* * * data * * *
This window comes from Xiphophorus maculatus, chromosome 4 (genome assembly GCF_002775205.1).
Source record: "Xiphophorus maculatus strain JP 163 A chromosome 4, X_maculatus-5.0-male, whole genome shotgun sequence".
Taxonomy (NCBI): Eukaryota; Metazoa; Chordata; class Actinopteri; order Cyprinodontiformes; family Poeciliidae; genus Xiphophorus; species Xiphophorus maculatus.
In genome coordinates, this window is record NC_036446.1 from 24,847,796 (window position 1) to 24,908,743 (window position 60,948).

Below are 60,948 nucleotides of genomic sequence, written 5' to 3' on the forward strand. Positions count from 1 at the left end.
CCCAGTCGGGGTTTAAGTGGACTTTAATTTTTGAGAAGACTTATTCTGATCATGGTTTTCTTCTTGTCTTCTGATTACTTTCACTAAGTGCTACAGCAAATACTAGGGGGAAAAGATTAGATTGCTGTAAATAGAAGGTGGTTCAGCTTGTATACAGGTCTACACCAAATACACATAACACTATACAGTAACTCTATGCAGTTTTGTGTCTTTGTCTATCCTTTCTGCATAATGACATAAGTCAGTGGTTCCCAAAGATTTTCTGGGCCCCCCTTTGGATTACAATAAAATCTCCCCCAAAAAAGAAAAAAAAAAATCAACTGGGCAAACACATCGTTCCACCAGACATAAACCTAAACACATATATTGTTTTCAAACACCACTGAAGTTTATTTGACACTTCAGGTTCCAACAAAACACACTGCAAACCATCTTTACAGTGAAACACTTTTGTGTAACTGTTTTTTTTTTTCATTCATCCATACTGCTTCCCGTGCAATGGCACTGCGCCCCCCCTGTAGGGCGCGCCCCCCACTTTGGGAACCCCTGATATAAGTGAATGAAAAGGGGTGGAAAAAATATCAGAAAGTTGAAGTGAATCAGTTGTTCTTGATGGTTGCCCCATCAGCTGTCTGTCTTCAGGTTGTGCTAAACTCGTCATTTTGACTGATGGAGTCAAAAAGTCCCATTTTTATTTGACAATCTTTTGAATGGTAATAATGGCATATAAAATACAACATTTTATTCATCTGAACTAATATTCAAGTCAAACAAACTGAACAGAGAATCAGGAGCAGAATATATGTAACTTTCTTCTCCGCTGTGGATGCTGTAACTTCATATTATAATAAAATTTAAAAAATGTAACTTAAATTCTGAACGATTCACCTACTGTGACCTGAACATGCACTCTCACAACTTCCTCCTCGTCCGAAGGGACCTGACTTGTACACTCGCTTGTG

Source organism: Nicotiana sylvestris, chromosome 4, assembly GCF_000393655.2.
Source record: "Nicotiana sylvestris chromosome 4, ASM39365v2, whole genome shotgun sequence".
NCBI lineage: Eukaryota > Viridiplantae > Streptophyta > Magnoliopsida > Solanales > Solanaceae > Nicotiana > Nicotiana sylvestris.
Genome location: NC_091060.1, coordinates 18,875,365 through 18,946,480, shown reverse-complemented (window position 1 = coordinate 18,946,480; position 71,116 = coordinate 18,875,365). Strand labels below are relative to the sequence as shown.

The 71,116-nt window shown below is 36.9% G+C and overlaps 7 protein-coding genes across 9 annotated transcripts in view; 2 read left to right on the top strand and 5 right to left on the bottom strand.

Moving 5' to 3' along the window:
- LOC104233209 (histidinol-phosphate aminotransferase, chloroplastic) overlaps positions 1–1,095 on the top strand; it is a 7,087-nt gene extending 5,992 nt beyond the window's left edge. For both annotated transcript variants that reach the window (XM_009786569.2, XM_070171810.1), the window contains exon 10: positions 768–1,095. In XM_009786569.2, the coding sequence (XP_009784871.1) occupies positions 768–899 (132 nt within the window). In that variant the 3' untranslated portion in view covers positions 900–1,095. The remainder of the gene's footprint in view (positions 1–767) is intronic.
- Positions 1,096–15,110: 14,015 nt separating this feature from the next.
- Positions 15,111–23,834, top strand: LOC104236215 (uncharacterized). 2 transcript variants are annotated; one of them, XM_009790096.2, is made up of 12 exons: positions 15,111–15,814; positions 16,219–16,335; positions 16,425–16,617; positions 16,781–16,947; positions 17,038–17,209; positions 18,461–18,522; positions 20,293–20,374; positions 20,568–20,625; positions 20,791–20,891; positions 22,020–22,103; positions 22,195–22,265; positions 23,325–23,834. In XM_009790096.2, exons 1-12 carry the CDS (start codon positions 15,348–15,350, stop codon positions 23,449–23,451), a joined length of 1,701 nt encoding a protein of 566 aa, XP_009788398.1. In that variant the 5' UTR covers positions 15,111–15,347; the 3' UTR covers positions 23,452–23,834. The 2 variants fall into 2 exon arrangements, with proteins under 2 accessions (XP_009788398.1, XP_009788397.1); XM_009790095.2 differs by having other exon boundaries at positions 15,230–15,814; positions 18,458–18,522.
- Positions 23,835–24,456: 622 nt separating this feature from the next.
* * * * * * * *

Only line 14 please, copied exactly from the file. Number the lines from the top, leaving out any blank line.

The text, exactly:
- Positions 1,096–15,110: 14,015 nt separating this feature from the next.